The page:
London, Longman, 2001, ISBN: 582062977X; 317pp.
London, Longman, 2001, ISBN: 978058242401X; 294pp.
Date accessed: 22 July, 2019
Colonial wars are defined in these two vigorously iconoclastic books as 'episodes of violence associated with the establishment of . dominions (usually but not always overseas), trading supremacies on oceanic routes, and plantations or colonies; as well as the subsequent struggles between European states and their rival subjects for control of or access to such imperial prizes.' For the English and British case, wars in Ireland are most definitely included.
Professor Lenman is in no doubt of the importance of his subject, particularly for those peoples whose territory became an imperial prize, but he believes that much that has been written and continues to be written about colonial wars in his period is misdirected and misleading. He insists that while wars must 'be seen in their social and economic - as well as their political - contexts', they cannot be subsumed into a process of expansion that relentlessly and inevitably carried Britain to world domination, while at the same time shaping the culture of its peoples. 'War and its contingencies remain a force in their own right'. The outcome of England's and Britain's colonial wars was never predictable and their consequences were rarely what contemporaries intended. Historians must therefore subject each war to close analysis rather than basing grand theories on unsustainable assumptions about colonial wars in general.
Two types of theorising, one economic the other cultural, incur Lenman's ire in particular. He sees only a limited role for extra-European trade and wealth extraction in Britain's pre-industrial economic development. 'For a generation, no more', that is roughly from 1748 to 1776, trade with the Americas, Ireland and Asia was the dynamic leading sector in overseas trade. Thereafter, 'the simple fact that there were 150,000,000 people in Europe and only 3,000,000 in the new United States helped return British manufactured exports to more traditional European markets.' Those who see colonial wars as a central part of a state policy of commercial expansion, largely driven by the needs of merchants, are given short shrift. The state had no such policy and merchants had little influence over such policies as it had. Immanuel Wallerstein's suggestion that the gains made by Britain in the peace of 1763 represented the 'victory of certain sections of the world bourgeoisie, who were rooted in England, with the aid of the British state' is briskly consigned to 'historiography's rubbish bin'. They reflected a fortuitous military and naval triumph that was soon to be reversed. In another passage arguments about the importance of 'the primary extraction of surplus' receive similar treatment. They can only be sustained 'by a selective use of those parts of the evidence which happen to fit the model'.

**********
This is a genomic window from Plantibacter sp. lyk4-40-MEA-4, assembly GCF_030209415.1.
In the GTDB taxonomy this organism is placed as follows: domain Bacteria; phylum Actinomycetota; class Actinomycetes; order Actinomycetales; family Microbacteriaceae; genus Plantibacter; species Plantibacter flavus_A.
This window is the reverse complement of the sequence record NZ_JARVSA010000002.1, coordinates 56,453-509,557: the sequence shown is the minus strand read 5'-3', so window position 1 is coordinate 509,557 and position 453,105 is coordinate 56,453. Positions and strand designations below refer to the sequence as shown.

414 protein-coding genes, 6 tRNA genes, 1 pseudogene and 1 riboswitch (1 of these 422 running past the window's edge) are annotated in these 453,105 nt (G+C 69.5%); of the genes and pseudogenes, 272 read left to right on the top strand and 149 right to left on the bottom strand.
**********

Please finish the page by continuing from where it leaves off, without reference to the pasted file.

At that point Lenman couples 'post-mortem broad brush Marxism' with his other bete noir, that is with arguments that an English or British sense of their identity and of their culture were significantly influenced by colonial encounters that provided the 'other', be it Celt or Chinese, against which they could be defined. In Lenman's view, 'colonial peripheries' and their peoples 'were of very little contemporary interest indeed to the core English population even if that be redefined as a literate elite'. Moreover, those who did take an interest in such 'peripheral' peoples, be they native Americans or Irish, usually recognised both their diversity and the ways in which they were comparable to themselves. English and Scots accepted that there were 'many shifting identities in Ireland. The tendency of 'American historians in particular' to see Anglo-Irish relations as a ' "four hundred years war'', at times of ' "genocidal magnitude" ' merely gives 'moral cohesion to the fractured vision created by their own work'. The 'whole assumption that official British culture in the period 1688-1783 was stamped by a particularly imperialistic outlook is itself very dubious'.